Seated in the living room of a multi-storey Lagos duplex, I watch my host descend a flight of wood-panelled stairs. He is wearing flip flops and doesn’t have his signature lip gloss on. 

A white long sleeve sweatshirt paired with tight grey shorts expresses his casual mood this Sunday morning. Carefree and cheerful, as you would expect of a 21-year old influencer. Up close, his tawny brown skin matches the shade that glows in his videos but besides being taller in person than I imagine, he is… quite ordinary. 

We exchange a few pleasantries and go up to his makeshift studio – a square room with a 10ft drawer overflowing with books and magazines, including a 2015 Vanity Fair issue with Taylor Swift on the cover. Simeon, his videographer, rolls the camera and Enioluwa Adeoluwa, the new darling of beauty-obsessed Nigerians on Instagram, takes over. 

Beauty Boy. Lip gloss Boy. Adeoluwa doesn’t particularly mind which one he is called. He encourages both, in fact. 

Adeoluwa takes his time to get the styling right, one powder at a time.

He is intentional about shaping his brand. On some weekends like this one, that could mean shooting six videos – a mix of brand endorsements and personal shots – in four hours. “It’s four weeks of work,” he says, to be published mostly on YouTube where he has gained 3,500 subscribers in less than two months.

Of course that is not a large audience for an influencer, which is why he’s investing energy in his looks and plotting guest collaborations that will amplify his relatability and style. His 80,000 Instagram followers and 24,000 TikTok followers will not automatically follow him on YouTube, but he’s in this business for the long haul.

There are no scripts in the room, but he manages to communicate his humour and Gen-Z alté wisdom in single takes. His job comes with its fair share of mild anxieties too: passing trains blaring loudly and throwing off his beauty game. His make-up wouldn’t stay steady because the air conditioner blows hot air. The power is on and off. 

But Adeoluwa seems to be having fun shooting these videos. Between takes, he tells me of his surprise at being recognised for his TikTok videos at Pan-Atlantic University (PAU), a private university in Lagos where he’s currently pursuing a Masters degree in Marketing. He likes the prestige of a good education but a second degree wasn’t exactly his choice. 

A year after graduating with a first-class degree in Theatre and Media in 2018, he joined Bamboo, the fintech app for buying local and foreign stocks, as a growth analyst. 

He loved the job and credits his present financial awareness to his 12 months at the company. The young influencer is also a guy who buys American stocks. Yet, a growth analyst was not his chosen career choice. Last October, with some nudging from his parents, he took up the challenge of gaining higher education.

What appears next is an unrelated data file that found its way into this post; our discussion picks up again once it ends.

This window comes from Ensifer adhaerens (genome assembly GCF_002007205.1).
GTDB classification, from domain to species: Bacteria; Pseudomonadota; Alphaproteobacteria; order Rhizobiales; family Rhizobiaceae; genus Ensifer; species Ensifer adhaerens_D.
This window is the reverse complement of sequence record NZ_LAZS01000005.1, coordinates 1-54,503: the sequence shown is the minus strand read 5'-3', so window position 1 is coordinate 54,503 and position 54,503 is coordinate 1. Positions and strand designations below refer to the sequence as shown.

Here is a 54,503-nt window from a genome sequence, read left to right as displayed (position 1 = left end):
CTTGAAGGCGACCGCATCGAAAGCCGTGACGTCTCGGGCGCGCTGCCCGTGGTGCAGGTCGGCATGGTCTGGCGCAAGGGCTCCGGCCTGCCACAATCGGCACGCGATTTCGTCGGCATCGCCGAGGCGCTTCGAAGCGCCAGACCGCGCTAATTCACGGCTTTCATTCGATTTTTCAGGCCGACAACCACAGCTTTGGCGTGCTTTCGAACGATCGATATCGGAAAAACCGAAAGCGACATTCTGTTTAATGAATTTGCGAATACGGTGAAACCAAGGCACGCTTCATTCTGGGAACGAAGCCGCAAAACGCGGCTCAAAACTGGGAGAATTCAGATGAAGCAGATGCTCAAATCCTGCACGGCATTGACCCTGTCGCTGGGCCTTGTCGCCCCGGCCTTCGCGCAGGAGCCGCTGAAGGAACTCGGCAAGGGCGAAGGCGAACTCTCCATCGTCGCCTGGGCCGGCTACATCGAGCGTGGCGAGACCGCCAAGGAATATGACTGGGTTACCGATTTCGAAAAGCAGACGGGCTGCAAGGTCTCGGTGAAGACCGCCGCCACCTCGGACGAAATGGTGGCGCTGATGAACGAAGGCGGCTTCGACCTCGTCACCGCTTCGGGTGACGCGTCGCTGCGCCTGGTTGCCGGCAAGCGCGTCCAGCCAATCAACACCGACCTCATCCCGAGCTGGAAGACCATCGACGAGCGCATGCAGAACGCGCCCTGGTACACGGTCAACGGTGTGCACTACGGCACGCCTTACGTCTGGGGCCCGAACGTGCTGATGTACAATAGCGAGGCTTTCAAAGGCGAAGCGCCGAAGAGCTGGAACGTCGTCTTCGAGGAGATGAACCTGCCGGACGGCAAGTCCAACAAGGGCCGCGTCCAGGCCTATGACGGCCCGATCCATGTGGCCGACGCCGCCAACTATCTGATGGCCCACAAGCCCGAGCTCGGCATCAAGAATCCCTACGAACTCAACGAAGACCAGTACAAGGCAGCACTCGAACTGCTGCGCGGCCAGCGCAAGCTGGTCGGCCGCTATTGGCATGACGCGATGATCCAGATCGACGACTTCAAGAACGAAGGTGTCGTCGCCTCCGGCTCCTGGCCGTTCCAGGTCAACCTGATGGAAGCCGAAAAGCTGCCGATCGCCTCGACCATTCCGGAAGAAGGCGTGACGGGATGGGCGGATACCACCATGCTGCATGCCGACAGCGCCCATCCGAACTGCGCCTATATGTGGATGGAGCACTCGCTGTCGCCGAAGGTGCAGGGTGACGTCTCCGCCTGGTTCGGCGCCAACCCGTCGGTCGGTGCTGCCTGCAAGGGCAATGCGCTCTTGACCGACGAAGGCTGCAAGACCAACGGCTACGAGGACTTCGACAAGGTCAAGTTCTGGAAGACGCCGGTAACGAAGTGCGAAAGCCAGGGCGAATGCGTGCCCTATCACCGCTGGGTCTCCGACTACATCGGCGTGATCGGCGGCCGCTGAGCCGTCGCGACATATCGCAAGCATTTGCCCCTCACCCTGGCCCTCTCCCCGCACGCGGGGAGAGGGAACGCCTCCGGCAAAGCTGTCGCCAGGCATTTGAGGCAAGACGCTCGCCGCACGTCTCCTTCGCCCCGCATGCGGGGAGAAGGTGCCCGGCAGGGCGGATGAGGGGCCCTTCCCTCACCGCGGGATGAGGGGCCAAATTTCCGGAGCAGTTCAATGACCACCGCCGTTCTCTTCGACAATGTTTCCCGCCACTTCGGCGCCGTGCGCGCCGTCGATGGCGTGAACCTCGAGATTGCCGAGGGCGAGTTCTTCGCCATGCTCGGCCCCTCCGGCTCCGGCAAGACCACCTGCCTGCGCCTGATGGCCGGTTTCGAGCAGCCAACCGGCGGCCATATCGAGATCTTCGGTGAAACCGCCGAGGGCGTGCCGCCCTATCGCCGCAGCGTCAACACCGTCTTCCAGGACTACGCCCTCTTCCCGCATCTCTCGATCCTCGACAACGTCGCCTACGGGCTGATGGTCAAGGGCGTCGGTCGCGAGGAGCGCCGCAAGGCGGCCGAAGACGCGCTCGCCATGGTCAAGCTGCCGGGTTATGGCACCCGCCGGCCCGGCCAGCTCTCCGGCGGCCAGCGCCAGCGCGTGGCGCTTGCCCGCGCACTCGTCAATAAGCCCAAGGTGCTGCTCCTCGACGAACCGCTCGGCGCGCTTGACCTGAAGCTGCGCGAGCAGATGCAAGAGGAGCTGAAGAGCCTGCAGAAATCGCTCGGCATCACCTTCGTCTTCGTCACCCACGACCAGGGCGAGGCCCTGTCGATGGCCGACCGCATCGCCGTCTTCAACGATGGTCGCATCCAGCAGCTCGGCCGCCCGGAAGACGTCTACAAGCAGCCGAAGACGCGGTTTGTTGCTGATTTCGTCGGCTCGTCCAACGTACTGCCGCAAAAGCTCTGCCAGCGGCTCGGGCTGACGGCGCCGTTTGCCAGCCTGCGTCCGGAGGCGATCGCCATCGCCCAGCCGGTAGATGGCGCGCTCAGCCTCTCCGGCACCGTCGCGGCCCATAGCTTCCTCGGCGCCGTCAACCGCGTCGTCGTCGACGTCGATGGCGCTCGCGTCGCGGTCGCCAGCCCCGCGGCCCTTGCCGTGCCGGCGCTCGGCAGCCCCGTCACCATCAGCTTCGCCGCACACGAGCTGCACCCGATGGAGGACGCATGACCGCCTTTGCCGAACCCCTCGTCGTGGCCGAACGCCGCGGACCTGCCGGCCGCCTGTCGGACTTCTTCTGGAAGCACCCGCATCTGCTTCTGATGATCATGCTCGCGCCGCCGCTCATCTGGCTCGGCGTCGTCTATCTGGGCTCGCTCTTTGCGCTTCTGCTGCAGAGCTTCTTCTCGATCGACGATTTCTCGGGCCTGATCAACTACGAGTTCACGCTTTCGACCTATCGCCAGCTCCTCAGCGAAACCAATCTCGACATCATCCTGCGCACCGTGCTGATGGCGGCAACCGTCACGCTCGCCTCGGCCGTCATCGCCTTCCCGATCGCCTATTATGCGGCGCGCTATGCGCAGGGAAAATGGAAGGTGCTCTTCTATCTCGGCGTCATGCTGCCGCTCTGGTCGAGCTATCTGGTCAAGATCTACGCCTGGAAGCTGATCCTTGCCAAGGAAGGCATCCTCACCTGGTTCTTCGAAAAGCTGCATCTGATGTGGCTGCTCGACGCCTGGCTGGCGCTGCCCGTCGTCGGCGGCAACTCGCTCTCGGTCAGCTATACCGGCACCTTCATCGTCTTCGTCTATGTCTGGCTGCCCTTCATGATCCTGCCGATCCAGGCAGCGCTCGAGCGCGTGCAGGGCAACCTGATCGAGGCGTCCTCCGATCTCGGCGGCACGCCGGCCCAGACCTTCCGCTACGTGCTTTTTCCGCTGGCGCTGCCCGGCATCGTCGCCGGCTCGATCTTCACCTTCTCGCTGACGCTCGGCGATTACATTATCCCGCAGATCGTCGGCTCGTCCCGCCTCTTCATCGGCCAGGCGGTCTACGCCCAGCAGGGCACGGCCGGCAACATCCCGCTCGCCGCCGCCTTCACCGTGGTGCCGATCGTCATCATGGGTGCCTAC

But his online and in-person classes at PAU are now interfering with his accidental influencer career. In the middle of shooting, he would often tell Simeon to hurry up because he had an assignment due by 5 pm that Sunday evening.

In one of the six videos I watch him record, Adeoluwa speaks candidly about this frustration, with a stainless steel spoon in one hand and the other gesturing at the camera. It’s raw and honest but also realistic; he’s not about to abandon the programme because the fees are expensive and his professor dad and lecturer mum would be disappointed.

But not too disappointed. Both parents have thrown their weights behind his Instagram adventures, sharing his videos and content to their friends. His larger support circle includes friends and a growing army of fans who comment on his infectious Instagram videos.

Simeon, the videographer, says Eni is a “one-take god” even with a spoon in one hand

A cursory investigation of Adeoluwa’s comments sections shows a few musicians (like Ric Hassani), fashion designers (like Bayo Oke-Lawal) and some progenitors of the social media influencer game (Toke Makinwa). More than once, he reminds me that he is young and still trying things out. But there is a hunger in his eyes, a pointed desire to climb the ladder as quickly as possible. 

He may be 21 but so is Taooma (real name Maryam Apaokagi), the multi-character Instagram comic who, he says, now commands up to ₦1 million (~ $2,500) for brand campaigns. 

Rather than feel pressure, Adeoluwa sees lessons. He’s learned one trick from Taooma; find your niche and polish it to perfection. And so, he’s sticking with beauty. 

Expect more lip gloss videos, in Yoruba and English. More tutorials like the one on how to get fake freckles. There’ll be longer-form videos: of him shopping expensively with guests, of tell-alls about his life and eventually in proper feature films as an actor. 

Basically, expect no limits. And that’s on period

Alexander Onukwue Author

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